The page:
Roberts made right call on health care ruling
From: Bill Scarbrough
Received: July 10
Whoa, the fulminating and bellowing about the Supreme Court decision on Obamacare by the likes of Limbaugh, Beck and Fox News sounds like they’re all having apoplexy.
And on Sunday, I discovered that George Albers, in his Letter to the Editor, writing about his displeasure for what he mischievously calls the Affordable Healthcare Act, seems to have lost his cool as well.
A histrionic sentence like Mr. Albers wrote, “Next up on this administration’s agenda — religious freedoms.” is a little overboard when talking about health care.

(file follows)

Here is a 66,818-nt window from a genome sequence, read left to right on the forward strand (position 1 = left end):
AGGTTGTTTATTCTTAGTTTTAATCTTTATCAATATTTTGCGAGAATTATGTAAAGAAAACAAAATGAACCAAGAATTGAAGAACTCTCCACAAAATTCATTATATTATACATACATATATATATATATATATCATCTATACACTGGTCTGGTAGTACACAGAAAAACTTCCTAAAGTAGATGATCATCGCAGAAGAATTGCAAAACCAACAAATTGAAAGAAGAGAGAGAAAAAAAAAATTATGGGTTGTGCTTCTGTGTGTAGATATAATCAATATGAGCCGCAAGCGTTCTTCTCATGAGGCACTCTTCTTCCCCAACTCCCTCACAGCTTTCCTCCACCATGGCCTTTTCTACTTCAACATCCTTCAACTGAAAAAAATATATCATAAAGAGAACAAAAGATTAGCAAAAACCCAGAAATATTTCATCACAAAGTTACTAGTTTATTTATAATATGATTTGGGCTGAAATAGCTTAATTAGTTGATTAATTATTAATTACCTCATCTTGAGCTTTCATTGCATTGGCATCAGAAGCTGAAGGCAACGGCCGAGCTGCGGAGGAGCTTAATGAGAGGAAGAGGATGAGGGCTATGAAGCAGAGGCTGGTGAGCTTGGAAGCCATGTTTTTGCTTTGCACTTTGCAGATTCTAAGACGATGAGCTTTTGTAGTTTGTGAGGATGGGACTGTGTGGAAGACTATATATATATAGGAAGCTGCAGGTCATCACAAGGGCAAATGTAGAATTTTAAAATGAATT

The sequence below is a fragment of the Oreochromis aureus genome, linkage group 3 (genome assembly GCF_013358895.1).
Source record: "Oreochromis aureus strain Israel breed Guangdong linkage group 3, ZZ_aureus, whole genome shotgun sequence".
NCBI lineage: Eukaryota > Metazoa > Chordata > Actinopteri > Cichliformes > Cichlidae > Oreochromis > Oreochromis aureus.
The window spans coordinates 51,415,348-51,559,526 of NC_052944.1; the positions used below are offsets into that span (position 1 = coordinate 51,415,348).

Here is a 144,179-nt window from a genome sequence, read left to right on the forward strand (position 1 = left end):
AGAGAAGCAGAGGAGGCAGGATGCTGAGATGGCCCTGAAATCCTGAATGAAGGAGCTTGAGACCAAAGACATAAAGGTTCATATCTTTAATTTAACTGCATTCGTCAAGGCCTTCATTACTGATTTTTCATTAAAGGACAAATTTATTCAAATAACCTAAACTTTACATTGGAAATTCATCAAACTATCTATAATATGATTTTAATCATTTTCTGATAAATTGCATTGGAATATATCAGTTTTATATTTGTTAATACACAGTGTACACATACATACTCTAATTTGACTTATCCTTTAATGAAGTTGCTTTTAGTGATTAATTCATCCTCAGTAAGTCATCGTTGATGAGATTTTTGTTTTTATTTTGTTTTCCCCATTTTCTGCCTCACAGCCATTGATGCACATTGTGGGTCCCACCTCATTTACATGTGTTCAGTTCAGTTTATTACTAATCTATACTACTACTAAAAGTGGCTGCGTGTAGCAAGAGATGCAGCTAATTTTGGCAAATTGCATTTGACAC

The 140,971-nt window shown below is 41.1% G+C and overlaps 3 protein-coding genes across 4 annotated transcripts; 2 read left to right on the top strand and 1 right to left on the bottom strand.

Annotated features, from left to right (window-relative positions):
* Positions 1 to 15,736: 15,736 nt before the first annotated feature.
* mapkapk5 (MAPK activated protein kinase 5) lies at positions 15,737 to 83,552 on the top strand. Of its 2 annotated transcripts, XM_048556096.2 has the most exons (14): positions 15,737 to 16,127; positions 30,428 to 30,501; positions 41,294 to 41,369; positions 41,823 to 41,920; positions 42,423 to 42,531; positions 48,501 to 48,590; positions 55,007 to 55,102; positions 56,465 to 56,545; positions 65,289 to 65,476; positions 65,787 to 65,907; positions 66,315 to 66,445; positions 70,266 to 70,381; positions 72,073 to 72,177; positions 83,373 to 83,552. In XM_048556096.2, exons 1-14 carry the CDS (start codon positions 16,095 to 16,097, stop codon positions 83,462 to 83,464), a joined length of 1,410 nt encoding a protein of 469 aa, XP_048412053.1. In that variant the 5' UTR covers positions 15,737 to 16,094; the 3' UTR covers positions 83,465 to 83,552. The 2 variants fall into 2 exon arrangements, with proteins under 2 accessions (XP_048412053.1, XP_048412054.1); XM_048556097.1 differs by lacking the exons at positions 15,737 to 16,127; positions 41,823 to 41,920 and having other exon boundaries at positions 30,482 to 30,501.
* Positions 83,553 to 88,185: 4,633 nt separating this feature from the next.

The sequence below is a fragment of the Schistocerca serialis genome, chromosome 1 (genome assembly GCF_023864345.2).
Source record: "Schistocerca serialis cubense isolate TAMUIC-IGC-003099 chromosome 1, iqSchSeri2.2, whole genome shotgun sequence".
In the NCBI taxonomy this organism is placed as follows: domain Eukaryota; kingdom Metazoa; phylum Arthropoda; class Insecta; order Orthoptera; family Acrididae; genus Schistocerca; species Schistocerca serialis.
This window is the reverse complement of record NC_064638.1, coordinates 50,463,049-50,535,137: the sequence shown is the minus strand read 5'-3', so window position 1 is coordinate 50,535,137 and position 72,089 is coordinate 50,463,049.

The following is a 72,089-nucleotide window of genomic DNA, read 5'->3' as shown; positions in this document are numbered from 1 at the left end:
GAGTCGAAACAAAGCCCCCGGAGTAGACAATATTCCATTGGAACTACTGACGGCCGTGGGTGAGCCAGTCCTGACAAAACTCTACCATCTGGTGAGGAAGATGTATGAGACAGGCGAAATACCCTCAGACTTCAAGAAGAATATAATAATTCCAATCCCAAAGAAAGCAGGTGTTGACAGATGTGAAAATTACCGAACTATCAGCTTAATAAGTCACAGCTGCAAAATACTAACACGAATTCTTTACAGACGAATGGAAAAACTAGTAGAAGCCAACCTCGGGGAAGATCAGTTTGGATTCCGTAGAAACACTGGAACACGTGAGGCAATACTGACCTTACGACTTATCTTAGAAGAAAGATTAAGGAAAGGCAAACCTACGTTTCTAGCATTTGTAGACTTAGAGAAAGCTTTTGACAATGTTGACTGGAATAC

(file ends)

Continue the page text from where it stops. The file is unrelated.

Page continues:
Don’t you think?
Anyway folks, what we’re talking about here is the Patient Protection and Affordable Care Act. Have you noticed how these Republican tea partiers never use the full title.
Must be because everyone understands that the patient protection part means insurance companies will no longer be able to deny you coverage because of pre-existing conditions, drop your insurance because your medical expenses exceeded an annual or lifetime limit they imposed, will be required to apply 80 percent of your premium to your care instead of paying executives unlimited millions, will be required to keep your children insured until they’re 26, and the doughnut hole in the drug program for seniors will be closed. Plus many other protective measures.
Do you think the insurance companies would have voluntarily given you such protections? Meh.
The law also requires savings in Medicare. This has Republicans spinning around faster than protons in the Hadron collider.